Yahweh yawe.

This is my first post that is not about art, but anyone who knows me can tell you that art is only a fraction of my interests. This post is about linguistics.

We went to church in Kigali today, and they sang a song titled Yahweh. It got me to thinking about the Hebrew word Yahweh, and the Kinyarwanda word Yawe. Both of these words are pronounced the same, and together they pack a ton of meaning. So, I want to share a brief explanation of these two words.

Yahweh is a word that is often used in churches, but its meaning is a lot deeper than most people realize because it is not possible to translate directly into English. In English bibles it is translated as I am, but that definition does not do justice to the name of God. Yahweh in Hebrew is spelled YHVH. Some pronounce it Jahovah, and many say YAH-weh, but most likely the correct pronunciation is yeh-VAH. If you ask a Hebrew expert how to say it, they will tell you that you don’t. In Jewish tradition this word is too sacred to be spoken or even written.

Almost all Hebrew words have a root of three letters, which then have prefixes and suffixes that give more information about the root. The root of YHVH is HVH, which is the verb To be. Anyone who has ever studied a foreign language knows that the first thing you learn is to conjugate to be. In English you learn I am, in French you learn Je suis, and in Kinyarwanda you learn Ndi. The Y in YHVH is a prefix that makes it personal. That is why it is often translated as I am. However, the word is not complete. YHVH is missing a prefix to give it gender, plurality, or tense. For example, VYHVH means I (singular male) am (present tense). Without the missing prefix, Yahweh directly translates to I/we (masculine or feminine) was/were/am/are/will be. It is singular, plural, masculine, feminine, past, present, and future.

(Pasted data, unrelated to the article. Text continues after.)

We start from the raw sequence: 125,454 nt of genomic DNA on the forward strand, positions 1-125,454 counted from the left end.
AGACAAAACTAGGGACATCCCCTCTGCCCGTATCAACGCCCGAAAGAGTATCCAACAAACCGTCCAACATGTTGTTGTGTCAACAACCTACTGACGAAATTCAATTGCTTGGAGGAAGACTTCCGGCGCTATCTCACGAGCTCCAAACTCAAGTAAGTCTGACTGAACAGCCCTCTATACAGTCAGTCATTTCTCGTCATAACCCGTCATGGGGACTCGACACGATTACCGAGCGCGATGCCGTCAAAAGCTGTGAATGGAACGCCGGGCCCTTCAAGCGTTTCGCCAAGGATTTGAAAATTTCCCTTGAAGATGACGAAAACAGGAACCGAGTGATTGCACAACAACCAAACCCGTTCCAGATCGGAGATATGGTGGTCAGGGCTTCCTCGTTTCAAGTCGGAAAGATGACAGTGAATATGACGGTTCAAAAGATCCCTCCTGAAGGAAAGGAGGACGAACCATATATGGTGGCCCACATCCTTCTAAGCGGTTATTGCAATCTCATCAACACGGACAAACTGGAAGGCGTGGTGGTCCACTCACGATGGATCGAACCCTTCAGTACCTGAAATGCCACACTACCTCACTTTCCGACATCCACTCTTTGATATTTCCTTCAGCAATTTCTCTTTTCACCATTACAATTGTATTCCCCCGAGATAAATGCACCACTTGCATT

A better definition for the word Yahweh is Existence. So, when God says “I am YHVH, that is my name.” He is really saying, “I am Existence, that is my name.”

Here is an etching that I made a few years ago to represent the Kabbalic tree of life. At the top is the Hebrew YHVH. I would need a separate post to explain this image and what it means.

Kabbalic Man
Kabbalic Man

Now, the Kinyarwanda word yawe is also pronounced YAH-weh. It is a possessive pronoun which means it is yours. In Kinyarwanda, the word for God is Imana. This word implies that God is a thing, not a person. Many Rwandan names reference God as an it. For example: Ndayishimiye = I am happy about it. Saying it without specifying what noun it is referring to implies that you are talking about God. Saying only the word yawe is to say God is yours.

Together, the phrase Yahweh yawe, combines Hebrew and Kinyarwanda to mean Existence which is yours.


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